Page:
I don’t know all about the Internet of things, except that it will happen gradually, or all of a sudden. Video seems to be such a little part of it, even if at the moment, we use the Internet to access video pretty much constantly.
But plain old video is so unimaginative.
You might have seen that Google is playing around with a “smart” contact lens that can help diabetes sufferers measure their glucose level. That’s awesome, and important news for the estimated 382 million people around the world who suffer from diabetes. The soft contact lens has a sensor that measures the glucose levels in tears. A pinhole in the lens lets tear fluid seep over the glucose monitor to get readings. That information gets delivered to a monitor, and, well, there you go.
It’s about as far away from anything you’d think Google would be doing, or that you ever imagined a microchip, or your own eye, could be used for. Amazing. What next, a Google Bass-o-Matic?
There’s also news of a new Google Glass app that help improve sex, which if it wasn’t sex and subject to lots of hang ups , would get universal acclaim by improving something human beings do, and apparently would like to get better at doing. (Practice, practice, practice!)
A couple, both wearing glasses and using the app, could allow them to watch themselves in action, or, according to the story I read, ask Google for suggestions about new things to try, have Google Glass programmed to dim the lights and play mood music. After the sexual interlude, Sex with Glass (that’s what it’s called) will keep a video memory of the event, but just for five hours. Months ago, somebody cooked up what was then called the First Ever Google Glass Porn, which, thankfully, is funnier than it is raunchy (but it is kind of raunchy and NSW unless everybody else has taken a snow day).
Today, there’s this cautionary story about the exciting prospect of having cars that drive themselves. That sounds great, and the whole car/Internet deal was huge news at CES. Cool beans! Then I read this at the Atlantic.com:
On a future road trip, your robot car decides to take a new route, driving you past a Krispy Kreme Doughnut shop. A pop-up window opens on your car’s display and asks if you’d like to stop at the store. ‘Don’t mind if I do,’ you think to yourself. You press ‘yes’ on the touchscreen, and the autonomous car pulls up to the shop.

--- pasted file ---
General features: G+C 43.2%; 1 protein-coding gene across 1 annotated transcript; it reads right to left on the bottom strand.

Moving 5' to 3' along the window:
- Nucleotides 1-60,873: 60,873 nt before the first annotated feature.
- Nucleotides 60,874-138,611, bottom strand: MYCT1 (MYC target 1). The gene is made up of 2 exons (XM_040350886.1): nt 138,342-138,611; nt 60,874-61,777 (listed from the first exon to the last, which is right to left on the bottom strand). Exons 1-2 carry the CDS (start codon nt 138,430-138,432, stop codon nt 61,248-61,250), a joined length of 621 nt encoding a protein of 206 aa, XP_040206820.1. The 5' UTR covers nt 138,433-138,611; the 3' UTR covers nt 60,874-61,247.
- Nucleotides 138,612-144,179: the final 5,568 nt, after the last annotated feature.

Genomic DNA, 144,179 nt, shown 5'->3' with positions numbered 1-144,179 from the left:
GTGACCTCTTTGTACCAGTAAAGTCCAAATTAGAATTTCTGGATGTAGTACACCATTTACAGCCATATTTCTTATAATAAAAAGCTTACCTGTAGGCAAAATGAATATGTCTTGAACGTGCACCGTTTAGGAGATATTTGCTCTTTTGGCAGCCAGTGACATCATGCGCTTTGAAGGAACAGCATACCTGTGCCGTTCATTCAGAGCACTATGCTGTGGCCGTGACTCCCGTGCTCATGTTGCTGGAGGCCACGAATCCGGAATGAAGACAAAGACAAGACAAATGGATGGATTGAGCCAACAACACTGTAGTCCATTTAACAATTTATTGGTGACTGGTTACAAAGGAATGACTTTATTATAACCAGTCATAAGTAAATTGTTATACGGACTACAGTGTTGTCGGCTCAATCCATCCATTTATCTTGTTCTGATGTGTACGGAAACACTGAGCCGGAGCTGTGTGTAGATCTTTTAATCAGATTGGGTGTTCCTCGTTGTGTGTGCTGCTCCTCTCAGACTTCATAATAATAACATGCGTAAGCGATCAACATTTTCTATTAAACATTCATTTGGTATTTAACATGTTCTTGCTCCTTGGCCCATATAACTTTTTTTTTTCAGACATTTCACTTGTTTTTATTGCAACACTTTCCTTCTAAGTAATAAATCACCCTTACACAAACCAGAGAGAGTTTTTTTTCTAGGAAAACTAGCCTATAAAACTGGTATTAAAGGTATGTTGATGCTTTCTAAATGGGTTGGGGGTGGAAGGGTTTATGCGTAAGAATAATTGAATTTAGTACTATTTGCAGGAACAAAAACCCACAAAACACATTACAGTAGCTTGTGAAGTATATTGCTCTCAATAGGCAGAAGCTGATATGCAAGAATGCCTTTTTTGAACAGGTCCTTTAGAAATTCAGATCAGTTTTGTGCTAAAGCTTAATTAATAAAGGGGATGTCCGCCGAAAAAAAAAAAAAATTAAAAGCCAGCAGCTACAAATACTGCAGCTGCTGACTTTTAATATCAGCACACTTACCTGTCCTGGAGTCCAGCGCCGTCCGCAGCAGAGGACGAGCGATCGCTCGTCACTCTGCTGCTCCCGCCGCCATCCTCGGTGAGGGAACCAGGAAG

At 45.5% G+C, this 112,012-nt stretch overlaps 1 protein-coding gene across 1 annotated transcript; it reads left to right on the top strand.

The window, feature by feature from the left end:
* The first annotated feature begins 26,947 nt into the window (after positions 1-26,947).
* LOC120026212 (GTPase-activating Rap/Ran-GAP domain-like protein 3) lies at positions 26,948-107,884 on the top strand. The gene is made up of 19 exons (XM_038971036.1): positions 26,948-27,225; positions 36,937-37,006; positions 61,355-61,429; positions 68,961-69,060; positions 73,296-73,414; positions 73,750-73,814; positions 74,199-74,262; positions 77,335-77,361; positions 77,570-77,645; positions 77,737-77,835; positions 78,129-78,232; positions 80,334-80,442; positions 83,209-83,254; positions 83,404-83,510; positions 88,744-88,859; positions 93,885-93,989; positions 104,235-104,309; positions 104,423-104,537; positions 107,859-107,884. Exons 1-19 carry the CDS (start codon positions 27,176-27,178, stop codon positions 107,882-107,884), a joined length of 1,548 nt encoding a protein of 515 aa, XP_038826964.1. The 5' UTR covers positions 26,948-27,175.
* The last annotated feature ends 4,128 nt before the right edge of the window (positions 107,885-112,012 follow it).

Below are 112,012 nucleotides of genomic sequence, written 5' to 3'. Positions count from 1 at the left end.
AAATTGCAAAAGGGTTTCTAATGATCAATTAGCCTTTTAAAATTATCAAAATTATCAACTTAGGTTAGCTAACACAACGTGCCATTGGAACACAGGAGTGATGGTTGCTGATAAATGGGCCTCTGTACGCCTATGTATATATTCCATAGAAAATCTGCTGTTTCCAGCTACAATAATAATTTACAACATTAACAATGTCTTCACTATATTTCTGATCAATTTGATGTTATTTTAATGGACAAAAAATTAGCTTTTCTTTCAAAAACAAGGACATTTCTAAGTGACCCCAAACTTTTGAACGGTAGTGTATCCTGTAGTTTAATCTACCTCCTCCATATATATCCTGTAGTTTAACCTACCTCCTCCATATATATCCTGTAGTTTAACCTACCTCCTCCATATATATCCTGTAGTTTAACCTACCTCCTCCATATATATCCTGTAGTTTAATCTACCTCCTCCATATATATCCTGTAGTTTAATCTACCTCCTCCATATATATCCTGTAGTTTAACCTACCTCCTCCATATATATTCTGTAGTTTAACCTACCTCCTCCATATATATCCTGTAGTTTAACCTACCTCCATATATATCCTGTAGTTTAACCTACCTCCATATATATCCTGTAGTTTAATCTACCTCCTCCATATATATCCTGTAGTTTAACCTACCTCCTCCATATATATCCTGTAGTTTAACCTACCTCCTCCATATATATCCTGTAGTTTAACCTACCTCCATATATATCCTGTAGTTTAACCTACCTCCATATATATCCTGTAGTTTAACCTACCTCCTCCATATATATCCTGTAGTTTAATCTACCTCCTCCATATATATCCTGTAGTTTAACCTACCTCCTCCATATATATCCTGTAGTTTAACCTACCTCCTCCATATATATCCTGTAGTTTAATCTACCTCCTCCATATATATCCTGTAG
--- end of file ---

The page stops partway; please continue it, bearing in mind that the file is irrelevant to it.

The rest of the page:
You have guessed where this road is heading. Most of it anyway. Your autonomous car can collect data, and it would know you’re a fast food soft touch. Your GPS might also suggest routes that will take you past an advertiser’s store, or even to a suburban mall area that is just a little off that road you will not be taking.
“Say there are multiple routes to your destination,” the author imagines. “ Some may be shorter in terms of distance but longer in terms of travel time, or some routes are equidistant. In those cases, there’s no obviously “right” route to take, but advertiser money could be a “plus factor” that’s just enough to tip driving algorithms in their direction.” If your car is in auto-drive, this story suggests, perhaps advertising can drift over the windshield as you motor along.The funny/scary part is that while most of the scenarios above are set in the future, the future comes pretty quickly. A Google Glass wearer reports that a few days ago the FBI (maybe) accosted him inside a suburban Columbus, Ohio movie theater, suspecting him of trying to use the device to pirate a copy of a “Jack Ryan: Shadow Recruit” he was at the theater to watch. Like I said, it’s a funny world.